Fordham University            The Jesuit University of New York
 


Back to FORDHAM online

The Green Fields of France









The Green Fields of France
By U.S. Army Capt. James A. Anderson, FCRH ’06

U.S. Army Capt. James A. Anderson, FCRH '06, recently visited two American military cemeteries in France where nine Fordham alumni veterans are buried, including William P. Dooley, who was killed in action in October 1944.
The American Battle Monuments Commission (ABMC), established by Congress in 1923 to commemorate the achievements and sacrifices of U.S. service members, maintains 24 overseas burial sites, where more than 124,900 veterans are interred. During a recent assignment to U.S. Army Europe, I made it a personal goal to visit as many ABMC sites and memorials as possible.

My name is James A. Anderson. I am a captain in the U.S. Army and a 2006 graduate of Fordham College at Rose Hill. As a child, I developed a deep love for history through the lessons of my father, a history teacher. As a family, we visited Revolutionary and Civil War sites every summer, from Pennsylvania to Arizona. My love for history continued to grow during my time at Fordham under the tutelage of Professor Elaine Crane and others.

Before I deployed to Iraq in 2007, my wife, parents and I visited our first ABMC site, the American Cemetery in Romagne, France, where more than 14,000 American soldiers and Marines, many of whom were killed in the Meuse-Argonne Offensive during World War I, are buried. Walking among the crosses and Stars of David marking these burial sites was a solemn but deeply moving experience for all of us.

Last summer, following my 15-month deployment to Iraq, I was stationed in Germany, with an ever-greater desire to visit the ABMC cemeteries. My parents purchased for me a pristine copy of the ABMC’s 1927 manual American Armies and Battlefields in Europe, which was an invaluable guide as my wife and I toured the U.S. battlefields of World War I.

Still seeking to develop a more meaningful connection to the sites we were visiting, I decided to contact my hometown’s historical society and Fordham’s Office of Alumni Relations. Unfortunately, the historical society was unable to provide any leads. My luck changed considerably, however, after contacting the alumni office. They immediately put me in touch with Patrice Kane, head of archives and special collections at Fordham’s William D. Walsh Family Library. She provided me with a list of Fordham students, faculty and alumni who perished in the World Wars.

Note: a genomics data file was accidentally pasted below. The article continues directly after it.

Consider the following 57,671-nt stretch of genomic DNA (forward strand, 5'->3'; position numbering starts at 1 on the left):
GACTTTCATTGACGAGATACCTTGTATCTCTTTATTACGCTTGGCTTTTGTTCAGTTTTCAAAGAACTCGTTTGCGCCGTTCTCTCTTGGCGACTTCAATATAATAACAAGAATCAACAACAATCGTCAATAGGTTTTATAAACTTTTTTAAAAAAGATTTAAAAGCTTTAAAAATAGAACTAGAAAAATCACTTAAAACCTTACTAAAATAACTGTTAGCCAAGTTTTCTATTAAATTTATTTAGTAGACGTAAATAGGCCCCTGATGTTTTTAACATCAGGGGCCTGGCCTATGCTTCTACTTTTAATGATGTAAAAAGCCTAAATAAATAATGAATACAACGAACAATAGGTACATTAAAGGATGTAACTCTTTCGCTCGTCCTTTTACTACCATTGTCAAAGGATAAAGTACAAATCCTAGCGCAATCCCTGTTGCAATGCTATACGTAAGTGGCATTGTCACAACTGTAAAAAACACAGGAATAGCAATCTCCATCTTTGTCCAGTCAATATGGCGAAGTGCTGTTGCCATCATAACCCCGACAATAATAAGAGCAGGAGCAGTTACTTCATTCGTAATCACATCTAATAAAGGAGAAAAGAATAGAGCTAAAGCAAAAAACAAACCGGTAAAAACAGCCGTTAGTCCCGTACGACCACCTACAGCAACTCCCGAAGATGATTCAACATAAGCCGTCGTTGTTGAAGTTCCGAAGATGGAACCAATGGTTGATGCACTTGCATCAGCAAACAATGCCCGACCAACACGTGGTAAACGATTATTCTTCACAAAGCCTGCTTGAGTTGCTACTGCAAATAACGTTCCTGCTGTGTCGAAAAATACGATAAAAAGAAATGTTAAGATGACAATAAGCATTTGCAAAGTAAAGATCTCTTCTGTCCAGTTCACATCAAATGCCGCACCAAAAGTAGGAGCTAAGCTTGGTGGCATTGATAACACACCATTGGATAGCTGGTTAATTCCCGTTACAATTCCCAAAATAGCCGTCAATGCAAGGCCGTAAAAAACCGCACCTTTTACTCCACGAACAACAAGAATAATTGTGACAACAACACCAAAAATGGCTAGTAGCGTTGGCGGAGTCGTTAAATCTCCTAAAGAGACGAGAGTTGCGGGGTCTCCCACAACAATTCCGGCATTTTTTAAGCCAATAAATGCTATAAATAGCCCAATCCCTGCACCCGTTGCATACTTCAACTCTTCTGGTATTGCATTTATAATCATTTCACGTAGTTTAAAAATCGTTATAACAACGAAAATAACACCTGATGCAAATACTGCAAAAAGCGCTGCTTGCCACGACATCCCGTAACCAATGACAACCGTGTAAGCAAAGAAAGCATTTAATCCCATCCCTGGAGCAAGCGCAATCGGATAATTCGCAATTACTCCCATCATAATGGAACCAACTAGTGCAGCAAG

Using the Fordham list and the ABMC database, I was able to identify three Fordham soldiers buried at the World War I St. Mihiel American Cemetery and six additional Fordham veterans buried at the World War II Lorraine American Cemetery. Having recently been selected for assignment with U.S. Army Special Operations Forces, my wife and I would be leaving Germany in a few short weeks. Before we moved, however, we wanted to make one last trip to France. 

St. Mihiel American Cemetery
When we arrived at the St. Mihiel American Cemetery, my wife and I spoke with the superintendent, who provided us with a brief overview of the offensive. The battle for the St. Mihiel salient was the first major American offensive of World War I, featuring what was, at the time, the largest concentration of American airpower and armored forces. The battle was an overwhelming success—though not without cost. The U.S. forces sustained more than 7,000 casualties, of which 4,153 can be found in the American cemetery.

The cemetery is pristinely maintained, with leafy green Linden trees, glistening marble crosses, a sundial mounted on a marble American eagle, and a stunning statue of a young American infantry officer. The first Fordham Ram we located was Corporal James P. McGovern, of New Jersey, who died in September 1918. We took a few photos of the gravesite, and I paused for a moment of reflection, one Fordham veteran to another. We repeated this small ritual at the grave of Corporal Livingston O’Toole, of New York, killed in October 1918, and again at the site of Sergeant Richard T. Martin, of New Jersey, killed in September 1918.